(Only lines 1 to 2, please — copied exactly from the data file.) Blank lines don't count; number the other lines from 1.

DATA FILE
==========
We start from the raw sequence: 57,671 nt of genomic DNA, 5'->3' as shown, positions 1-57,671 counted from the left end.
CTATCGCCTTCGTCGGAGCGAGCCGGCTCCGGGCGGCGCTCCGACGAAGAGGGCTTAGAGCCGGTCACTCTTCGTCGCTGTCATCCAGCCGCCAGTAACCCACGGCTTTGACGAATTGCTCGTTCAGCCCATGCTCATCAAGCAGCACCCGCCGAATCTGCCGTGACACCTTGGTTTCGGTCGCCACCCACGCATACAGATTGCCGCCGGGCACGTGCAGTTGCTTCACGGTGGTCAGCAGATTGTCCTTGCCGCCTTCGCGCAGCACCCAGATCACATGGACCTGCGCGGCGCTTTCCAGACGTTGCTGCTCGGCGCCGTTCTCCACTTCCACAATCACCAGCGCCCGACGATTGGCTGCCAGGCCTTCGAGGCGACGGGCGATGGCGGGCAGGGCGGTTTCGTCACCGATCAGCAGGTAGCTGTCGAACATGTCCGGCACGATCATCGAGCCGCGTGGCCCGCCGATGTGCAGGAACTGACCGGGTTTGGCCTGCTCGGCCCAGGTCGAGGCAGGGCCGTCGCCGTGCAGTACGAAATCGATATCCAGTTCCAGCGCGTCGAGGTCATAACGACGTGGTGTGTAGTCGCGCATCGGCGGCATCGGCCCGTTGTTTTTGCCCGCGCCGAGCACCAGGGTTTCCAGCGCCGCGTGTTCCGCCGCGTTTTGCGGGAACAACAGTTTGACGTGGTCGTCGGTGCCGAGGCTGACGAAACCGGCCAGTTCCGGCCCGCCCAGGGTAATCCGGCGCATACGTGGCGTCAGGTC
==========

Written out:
We start from the raw sequence: 57,671 nt of genomic DNA, 5'->3' as shown, positions 1-57,671 counted from the left end.
CTATCGCCTTCGTCGGAGCGAGCCGGCTCCGGGCGGCGCTCCGACGAAGAGGGCTTAGAGCCGGTCACTCTTCGTCGCTGTCATCCAGCCGCCAGTAACCCACGGCTTTGACGAATTGCTCGTTCAGCCCATGCTCATCAAGCAGCACCCGCCGAATCTGCCGTGACACCTTGGTTTCGGTCGCCACCCACGCATACAGATTGCCGCCGGGCACGTGCAGTTGCTTCACGGTGGTCAGCAGATTGTCCTTGCCGCCTTCGCGCAGCACCCAGATCACATGGACCTGCGCGGCGCTTTCCAGACGTTGCTGCTCGGCGCCGTTCTCCACTTCCACAATCACCAGCGCCCGACGATTGGCTGCCAGGCCTTCGAGGCGACGGGCGATGGCGGGCAGGGCGGTTTCGTCACCGATCAGCAGGTAGCTGTCGAACATGTCCGGCACGATCATCGAGCCGCGTGGCCCGCCGATGTGCAGGAACTGACCGGGTTTGGCCTGCTCGGCCCAGGTCGAGGCAGGGCCGTCGCCGTGCAGTACGAAATCGATATCCAGTTCCAGCGCGTCGAGGTCATAACGACGTGGTGTGTAGTCGCGCATCGGCGGCATCGGCCCGTTGTTTTTGCCCGCGCCGAGCACCAGGGTTTCCAGCGCCGCGTGTTCCGCCGCGTTTTGCGGGAACAACAGTTTGACGTGGTCGTCGGTGCCGAGGCTGACGAAACCGGCCAGTTCCGGCCCGCCCAGGGTAATCCGGCGCATACGTGGCGTCAGGTC